Investment in dynamic flow testing equipment by Ceramtec has delivered improved analysis of water flow measurements. This breakthrough means that users of water coupled ultrasonic sensors – including utilities companies, industrial process controllers and manufacturers of medical devices – can realise significant benefits.
The new rig, installed at Ceramtec’s Southampton, UK manufacturing facility, measures water flow from 0ºC to 80ºC in a number of environments. The result not only affects the in-house design of ultrasonic sensors, but gives Ceramtec additional data to guide customers on the best combination of sensor and flow tube.
A particular benefit of the investment is the enhanced ability to examine the difference between laminar and turbulent flow – a significant factor in achieving accurate water flow readings, as Ceramtec’s Business Development Manager, Charles Dowling, explained: “The design of flow tubes can actually affect the accuracy of measurement, as friction slows the velocity at the edges of the tube. In laminar flow – which is low flow and consistent – it is hard to measure the variations at the edges because the acoustic beam can’t reach them.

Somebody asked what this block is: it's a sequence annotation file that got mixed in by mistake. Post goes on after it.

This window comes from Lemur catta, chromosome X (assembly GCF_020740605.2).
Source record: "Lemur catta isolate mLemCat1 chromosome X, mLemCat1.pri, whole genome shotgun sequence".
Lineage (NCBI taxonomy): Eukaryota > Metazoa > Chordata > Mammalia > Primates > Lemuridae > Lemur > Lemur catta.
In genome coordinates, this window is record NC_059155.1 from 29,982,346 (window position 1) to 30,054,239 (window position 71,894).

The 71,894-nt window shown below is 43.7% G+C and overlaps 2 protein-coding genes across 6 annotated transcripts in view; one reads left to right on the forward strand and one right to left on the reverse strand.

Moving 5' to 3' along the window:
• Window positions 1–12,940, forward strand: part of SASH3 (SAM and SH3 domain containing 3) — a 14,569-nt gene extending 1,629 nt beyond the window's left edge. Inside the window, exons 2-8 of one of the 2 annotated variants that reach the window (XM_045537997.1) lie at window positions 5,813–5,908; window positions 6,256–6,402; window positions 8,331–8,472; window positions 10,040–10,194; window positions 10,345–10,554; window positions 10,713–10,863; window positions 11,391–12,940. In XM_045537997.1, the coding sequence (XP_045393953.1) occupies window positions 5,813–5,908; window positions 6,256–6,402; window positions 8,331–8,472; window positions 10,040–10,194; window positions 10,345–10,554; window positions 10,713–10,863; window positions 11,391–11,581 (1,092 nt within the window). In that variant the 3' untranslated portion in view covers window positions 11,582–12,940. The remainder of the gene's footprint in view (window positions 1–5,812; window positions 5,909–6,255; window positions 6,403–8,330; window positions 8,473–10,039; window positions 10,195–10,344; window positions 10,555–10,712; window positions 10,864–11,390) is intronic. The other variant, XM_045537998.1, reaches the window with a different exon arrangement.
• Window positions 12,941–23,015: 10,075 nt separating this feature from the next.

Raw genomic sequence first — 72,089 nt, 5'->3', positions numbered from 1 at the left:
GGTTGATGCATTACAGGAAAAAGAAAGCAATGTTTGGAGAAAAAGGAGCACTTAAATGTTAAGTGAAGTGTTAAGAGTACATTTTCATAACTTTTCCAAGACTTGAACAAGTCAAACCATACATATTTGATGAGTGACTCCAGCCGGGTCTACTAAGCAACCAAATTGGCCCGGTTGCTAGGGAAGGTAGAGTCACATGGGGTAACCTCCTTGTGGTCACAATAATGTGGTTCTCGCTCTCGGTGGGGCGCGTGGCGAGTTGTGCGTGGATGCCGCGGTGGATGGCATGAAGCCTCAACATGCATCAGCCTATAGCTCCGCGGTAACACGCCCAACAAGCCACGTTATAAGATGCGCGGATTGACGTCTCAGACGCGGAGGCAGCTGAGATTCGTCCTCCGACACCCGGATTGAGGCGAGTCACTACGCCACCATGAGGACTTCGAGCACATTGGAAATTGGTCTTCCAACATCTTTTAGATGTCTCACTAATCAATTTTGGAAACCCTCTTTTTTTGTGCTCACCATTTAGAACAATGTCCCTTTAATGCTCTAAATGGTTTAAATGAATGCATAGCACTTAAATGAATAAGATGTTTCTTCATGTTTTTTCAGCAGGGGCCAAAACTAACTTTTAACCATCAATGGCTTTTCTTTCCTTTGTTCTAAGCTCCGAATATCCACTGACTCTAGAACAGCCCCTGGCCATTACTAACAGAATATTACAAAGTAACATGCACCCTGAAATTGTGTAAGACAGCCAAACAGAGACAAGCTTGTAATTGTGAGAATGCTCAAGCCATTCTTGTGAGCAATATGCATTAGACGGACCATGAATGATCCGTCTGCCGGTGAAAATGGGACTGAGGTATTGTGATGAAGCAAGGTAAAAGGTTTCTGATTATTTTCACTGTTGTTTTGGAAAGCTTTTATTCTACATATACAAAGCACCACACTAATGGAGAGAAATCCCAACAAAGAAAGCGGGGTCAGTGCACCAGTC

“That isn’t a problem at higher flow, because turbulence is created and flow isn’t localised to any particular point within the tube. That means a greater range of measurements can be taken and averaged out for an accurate overall reading. Therefore, a key aspect of the test rig is to better understand the velocity profile of low flow. We’re looking at designing transducers so the beam covers a bigger area, without being affected by false data – for example, by reflections of the wall of the flow tube. The investment gives us the ability to fine-tune transducers, so customers can achieve more and minimise errors in measurement.”
Ceramtec says that a range of companies will see real benefits, citing more accurate billing in utility meters, precise measurement in medical equipment and improved fuel flow monitoring in automotive, industrial or oil & gas applications.